Electrojet Produces Cleaner Emissions

February 5th, 2018

Kyle Schwulst, President and CEO of Electrojet, Inc.

China approved European emissions standards in July of 2007 which put Electrojet, Inc. on a mission to ensure cleaner emissions.

There are two Chinese “scooters” on the dynamometers, not far away stands a prototype all-terrain vehicle (ATV), and also the “to do” project list are parts for an un-piloted reconnaissance aircraft for the Defense Department.

For the four full-time and two co-op employees at ElectroJet Inc., an engineering design firm based in Brighton, Mich., the work just keeps pouring in. “Our recent new customer demand necessitated the hiring of more employees to handle the work,” said Kyle Schwulst ‘02, owner and president of ElectroJet. “Between the projects in China, military projects and other U.S. projects we need a fair number of people to manage all the work,” he added.

Despite the work load, the engineering team is having a blast in this fledgling company. In-house testing, the flexibility to design new systems without going through corporate channels and the freedom to think outside the box of current manufacturing constraints make the work exciting. It’s also fun – especially when they get to test drive the projects.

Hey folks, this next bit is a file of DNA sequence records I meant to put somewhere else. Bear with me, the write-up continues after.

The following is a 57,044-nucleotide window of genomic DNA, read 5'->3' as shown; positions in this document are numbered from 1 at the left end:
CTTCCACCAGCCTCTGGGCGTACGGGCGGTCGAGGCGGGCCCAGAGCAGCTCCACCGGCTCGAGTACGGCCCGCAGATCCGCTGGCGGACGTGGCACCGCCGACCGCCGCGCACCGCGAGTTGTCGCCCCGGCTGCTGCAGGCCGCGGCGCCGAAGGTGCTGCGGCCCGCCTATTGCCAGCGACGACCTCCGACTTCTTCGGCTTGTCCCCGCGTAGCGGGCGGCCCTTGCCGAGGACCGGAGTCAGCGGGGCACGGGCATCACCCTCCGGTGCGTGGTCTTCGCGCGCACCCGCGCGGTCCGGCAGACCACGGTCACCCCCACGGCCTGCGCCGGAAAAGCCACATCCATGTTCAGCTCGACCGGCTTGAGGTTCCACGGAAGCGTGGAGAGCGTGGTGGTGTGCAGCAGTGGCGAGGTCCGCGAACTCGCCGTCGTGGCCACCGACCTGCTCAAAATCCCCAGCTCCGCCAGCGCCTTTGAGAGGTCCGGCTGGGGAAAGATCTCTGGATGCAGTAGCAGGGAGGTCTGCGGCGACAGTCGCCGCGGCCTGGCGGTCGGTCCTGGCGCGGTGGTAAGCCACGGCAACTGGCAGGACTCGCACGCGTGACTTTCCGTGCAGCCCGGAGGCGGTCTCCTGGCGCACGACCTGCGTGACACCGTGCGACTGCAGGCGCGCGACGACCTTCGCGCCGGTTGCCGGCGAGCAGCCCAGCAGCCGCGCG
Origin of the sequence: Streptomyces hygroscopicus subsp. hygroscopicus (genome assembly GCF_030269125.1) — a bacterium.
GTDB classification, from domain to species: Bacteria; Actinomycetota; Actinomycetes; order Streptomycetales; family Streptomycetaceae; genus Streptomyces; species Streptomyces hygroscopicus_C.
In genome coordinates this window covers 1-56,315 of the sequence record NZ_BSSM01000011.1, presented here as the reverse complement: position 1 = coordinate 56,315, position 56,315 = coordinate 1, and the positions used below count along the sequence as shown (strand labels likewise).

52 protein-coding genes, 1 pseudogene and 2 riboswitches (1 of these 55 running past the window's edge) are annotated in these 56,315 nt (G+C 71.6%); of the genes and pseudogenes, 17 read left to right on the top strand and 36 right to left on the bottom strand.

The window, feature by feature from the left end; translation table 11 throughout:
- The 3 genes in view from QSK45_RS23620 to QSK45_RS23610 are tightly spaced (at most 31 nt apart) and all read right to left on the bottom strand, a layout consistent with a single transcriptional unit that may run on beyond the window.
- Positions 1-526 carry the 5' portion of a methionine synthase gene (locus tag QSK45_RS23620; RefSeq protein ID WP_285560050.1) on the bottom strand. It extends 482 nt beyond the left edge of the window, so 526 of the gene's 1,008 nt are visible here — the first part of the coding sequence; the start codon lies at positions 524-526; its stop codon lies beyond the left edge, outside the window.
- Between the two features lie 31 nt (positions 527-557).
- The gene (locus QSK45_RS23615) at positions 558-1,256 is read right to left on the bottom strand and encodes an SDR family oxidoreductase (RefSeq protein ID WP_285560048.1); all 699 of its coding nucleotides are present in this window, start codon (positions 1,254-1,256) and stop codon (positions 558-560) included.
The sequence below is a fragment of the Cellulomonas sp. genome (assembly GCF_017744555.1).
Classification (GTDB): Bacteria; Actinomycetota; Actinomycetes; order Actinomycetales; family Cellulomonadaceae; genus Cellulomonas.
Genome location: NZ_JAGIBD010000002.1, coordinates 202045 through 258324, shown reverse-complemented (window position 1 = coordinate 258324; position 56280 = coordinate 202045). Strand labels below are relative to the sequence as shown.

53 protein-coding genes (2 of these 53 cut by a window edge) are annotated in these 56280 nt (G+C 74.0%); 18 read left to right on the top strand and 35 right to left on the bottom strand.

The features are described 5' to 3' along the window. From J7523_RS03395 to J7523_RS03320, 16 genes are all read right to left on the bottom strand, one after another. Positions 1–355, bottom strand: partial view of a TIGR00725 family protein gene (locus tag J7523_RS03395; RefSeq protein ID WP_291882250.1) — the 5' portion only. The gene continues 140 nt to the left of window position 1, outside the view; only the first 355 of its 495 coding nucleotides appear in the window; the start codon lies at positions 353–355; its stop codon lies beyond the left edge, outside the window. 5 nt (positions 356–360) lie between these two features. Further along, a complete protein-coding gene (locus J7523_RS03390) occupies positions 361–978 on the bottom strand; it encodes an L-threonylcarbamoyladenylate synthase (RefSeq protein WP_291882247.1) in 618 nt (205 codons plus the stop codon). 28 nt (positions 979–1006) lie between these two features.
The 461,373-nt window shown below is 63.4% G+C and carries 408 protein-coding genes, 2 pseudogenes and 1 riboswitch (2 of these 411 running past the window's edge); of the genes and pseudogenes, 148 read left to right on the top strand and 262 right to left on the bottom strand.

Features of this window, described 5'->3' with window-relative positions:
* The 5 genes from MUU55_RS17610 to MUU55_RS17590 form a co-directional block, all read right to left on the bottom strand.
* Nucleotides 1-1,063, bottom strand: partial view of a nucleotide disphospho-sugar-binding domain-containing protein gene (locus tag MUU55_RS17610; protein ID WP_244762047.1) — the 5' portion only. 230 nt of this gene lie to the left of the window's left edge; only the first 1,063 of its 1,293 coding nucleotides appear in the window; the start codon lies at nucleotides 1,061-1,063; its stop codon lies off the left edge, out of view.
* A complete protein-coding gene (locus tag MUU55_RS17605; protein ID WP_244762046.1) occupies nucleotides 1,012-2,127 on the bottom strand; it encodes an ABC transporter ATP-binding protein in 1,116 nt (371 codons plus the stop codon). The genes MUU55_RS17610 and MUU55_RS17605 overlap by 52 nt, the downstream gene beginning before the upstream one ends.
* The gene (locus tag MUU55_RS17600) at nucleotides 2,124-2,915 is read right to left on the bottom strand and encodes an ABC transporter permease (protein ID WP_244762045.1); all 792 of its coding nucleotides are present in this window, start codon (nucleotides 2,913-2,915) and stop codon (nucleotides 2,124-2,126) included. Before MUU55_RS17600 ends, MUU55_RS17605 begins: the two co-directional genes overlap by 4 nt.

Currently being tested, both on the dynamometers and in the woods, are a prototype ATV engine for Arctic Cat and two versions of Motochu 150cc “scooters” common in China.  “We’re up to our fourth revision of engine controllers for this ATV,” said Schwulst, “this latest version will incorporate all of ElectroJet’s latest refinements including real-time calibration.”

The Motochu 150cc scooters include a “ride on” style – more like a tradition motorcycle, and a “step-through.” “They are manufactured for $550 and sell for about $600,” said Schwulst of the Chinese products. “It’s hard to add to that purchase price with expensive emissions controls devices. Our product adds only about $20 to the cost which is still affordable in China,” he explained.

The ElectroJet product is an electronic fuel injection system for small engines designed to help manufacturers of ATVs, lawn mowers, scooter and small motorcycles meet Environmental Protection Agency (EPA) emissions standards for 2010.

Schwulst has secured the Chinese version of his U.S. patents for the post-production fuel injection system giving him a distinct market advantage in a country where 20 million motorcycles and scooters are made every year.

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